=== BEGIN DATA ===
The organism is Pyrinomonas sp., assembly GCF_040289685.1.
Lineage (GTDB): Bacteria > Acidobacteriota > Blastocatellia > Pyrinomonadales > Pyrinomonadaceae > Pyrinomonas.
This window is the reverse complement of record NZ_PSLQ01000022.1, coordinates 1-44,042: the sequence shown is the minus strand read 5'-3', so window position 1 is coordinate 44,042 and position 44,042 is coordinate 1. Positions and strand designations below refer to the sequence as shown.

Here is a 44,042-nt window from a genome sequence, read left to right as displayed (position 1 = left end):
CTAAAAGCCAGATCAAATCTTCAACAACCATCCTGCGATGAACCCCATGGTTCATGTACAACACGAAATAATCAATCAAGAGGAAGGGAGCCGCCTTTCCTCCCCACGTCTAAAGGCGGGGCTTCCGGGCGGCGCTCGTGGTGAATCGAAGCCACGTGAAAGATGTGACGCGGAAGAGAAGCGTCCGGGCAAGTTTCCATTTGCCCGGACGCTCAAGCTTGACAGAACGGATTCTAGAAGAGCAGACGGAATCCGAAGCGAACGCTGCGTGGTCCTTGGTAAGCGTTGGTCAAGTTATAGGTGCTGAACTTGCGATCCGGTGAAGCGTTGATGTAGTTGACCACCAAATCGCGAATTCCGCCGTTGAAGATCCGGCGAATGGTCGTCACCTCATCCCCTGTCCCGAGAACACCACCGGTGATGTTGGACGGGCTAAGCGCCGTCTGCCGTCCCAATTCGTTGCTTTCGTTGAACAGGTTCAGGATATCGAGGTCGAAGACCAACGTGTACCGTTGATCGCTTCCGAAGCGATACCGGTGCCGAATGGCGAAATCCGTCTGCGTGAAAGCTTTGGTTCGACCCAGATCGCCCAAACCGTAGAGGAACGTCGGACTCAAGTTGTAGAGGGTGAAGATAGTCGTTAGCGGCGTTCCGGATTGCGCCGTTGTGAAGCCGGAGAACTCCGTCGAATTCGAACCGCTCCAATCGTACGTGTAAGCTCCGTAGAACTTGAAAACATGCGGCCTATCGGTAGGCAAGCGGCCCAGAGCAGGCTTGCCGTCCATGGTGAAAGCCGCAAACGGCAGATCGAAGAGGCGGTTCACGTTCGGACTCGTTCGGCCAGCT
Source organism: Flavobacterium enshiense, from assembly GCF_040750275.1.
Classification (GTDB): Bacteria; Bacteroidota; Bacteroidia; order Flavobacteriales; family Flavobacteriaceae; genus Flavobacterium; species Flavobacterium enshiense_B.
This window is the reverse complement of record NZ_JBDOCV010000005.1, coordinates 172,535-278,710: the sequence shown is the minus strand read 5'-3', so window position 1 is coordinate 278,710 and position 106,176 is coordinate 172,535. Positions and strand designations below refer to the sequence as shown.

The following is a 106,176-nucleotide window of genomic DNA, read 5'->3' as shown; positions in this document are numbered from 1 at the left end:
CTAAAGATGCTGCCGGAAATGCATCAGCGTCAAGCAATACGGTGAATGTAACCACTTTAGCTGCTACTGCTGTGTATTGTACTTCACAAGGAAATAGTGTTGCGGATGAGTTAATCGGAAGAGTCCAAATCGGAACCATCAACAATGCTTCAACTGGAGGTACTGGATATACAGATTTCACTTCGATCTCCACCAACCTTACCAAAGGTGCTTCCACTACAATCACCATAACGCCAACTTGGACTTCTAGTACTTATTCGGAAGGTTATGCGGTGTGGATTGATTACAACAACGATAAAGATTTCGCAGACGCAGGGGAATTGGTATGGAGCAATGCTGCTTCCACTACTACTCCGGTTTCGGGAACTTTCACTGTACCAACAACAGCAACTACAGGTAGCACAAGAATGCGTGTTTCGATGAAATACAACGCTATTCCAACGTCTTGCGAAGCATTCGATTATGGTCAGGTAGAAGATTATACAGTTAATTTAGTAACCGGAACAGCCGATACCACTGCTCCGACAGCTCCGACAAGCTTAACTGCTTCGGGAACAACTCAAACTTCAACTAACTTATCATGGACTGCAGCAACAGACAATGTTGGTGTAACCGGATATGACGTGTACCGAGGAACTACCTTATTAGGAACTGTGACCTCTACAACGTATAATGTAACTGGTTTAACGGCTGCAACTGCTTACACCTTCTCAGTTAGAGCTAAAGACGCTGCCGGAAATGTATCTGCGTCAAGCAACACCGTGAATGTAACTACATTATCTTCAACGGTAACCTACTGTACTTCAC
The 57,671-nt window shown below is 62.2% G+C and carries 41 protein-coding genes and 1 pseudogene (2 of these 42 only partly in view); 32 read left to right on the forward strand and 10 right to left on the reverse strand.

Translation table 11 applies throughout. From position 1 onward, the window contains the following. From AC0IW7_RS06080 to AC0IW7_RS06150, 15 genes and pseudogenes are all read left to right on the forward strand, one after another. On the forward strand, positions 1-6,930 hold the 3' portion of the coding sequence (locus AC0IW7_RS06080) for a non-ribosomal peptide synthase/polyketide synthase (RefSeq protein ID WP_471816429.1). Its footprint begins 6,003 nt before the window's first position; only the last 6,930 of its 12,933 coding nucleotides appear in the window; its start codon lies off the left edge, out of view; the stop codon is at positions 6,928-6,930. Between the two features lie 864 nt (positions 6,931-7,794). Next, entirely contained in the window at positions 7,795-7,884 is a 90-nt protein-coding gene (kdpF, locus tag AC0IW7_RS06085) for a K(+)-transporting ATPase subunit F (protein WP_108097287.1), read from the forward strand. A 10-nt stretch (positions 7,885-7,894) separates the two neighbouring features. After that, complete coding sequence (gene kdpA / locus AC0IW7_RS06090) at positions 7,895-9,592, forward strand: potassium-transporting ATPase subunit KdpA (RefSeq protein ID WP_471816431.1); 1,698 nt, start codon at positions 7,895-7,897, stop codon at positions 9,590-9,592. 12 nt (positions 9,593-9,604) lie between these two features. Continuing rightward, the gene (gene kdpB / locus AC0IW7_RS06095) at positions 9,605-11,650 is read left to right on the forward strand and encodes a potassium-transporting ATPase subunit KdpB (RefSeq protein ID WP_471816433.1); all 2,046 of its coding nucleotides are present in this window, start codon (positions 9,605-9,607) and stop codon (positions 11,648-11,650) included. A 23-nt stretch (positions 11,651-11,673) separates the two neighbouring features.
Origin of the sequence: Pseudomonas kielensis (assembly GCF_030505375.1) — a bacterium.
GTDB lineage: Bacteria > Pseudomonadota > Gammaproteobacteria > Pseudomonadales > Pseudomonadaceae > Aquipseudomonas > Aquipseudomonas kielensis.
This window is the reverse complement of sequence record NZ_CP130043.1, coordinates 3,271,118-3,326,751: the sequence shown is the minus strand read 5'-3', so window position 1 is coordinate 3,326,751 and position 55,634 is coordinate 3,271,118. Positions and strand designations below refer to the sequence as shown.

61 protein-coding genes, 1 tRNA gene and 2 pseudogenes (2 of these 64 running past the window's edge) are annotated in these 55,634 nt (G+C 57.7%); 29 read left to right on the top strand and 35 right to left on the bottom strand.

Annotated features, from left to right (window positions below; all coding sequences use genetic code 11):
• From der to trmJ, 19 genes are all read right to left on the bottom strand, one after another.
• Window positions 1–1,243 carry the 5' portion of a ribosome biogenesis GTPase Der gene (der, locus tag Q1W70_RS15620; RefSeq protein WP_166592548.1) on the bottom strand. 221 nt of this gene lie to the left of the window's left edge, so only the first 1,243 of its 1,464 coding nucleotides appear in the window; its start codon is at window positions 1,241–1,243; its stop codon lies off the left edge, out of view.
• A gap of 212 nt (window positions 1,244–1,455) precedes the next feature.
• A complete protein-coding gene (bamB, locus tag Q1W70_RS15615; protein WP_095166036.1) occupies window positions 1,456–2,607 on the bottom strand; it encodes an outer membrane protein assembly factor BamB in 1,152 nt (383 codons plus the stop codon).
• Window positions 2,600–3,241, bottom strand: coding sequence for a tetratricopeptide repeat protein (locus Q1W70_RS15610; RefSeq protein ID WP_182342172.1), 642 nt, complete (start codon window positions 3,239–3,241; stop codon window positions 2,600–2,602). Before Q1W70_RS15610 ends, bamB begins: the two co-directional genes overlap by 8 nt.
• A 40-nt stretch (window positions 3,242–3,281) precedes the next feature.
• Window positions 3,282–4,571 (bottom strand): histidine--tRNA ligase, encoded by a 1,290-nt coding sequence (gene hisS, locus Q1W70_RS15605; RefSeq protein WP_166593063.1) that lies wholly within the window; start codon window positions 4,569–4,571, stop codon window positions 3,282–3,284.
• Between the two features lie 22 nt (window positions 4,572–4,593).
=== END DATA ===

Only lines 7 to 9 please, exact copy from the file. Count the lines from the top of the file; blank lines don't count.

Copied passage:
Classification (GTDB): Bacteria; Bacteroidota; Bacteroidia; order Flavobacteriales; family Flavobacteriaceae; genus Flavobacterium; species Flavobacterium enshiense_B.
This window is the reverse complement of record NZ_JBDOCV010000005.1, coordinates 172,535-278,710: the sequence shown is the minus strand read 5'-3', so window position 1 is coordinate 278,710 and position 106,176 is coordinate 172,535. Positions and strand designations below refer to the sequence as shown.

The following is a 106,176-nucleotide window of genomic DNA, read 5'->3' as shown; positions in this document are numbered from 1 at the left end: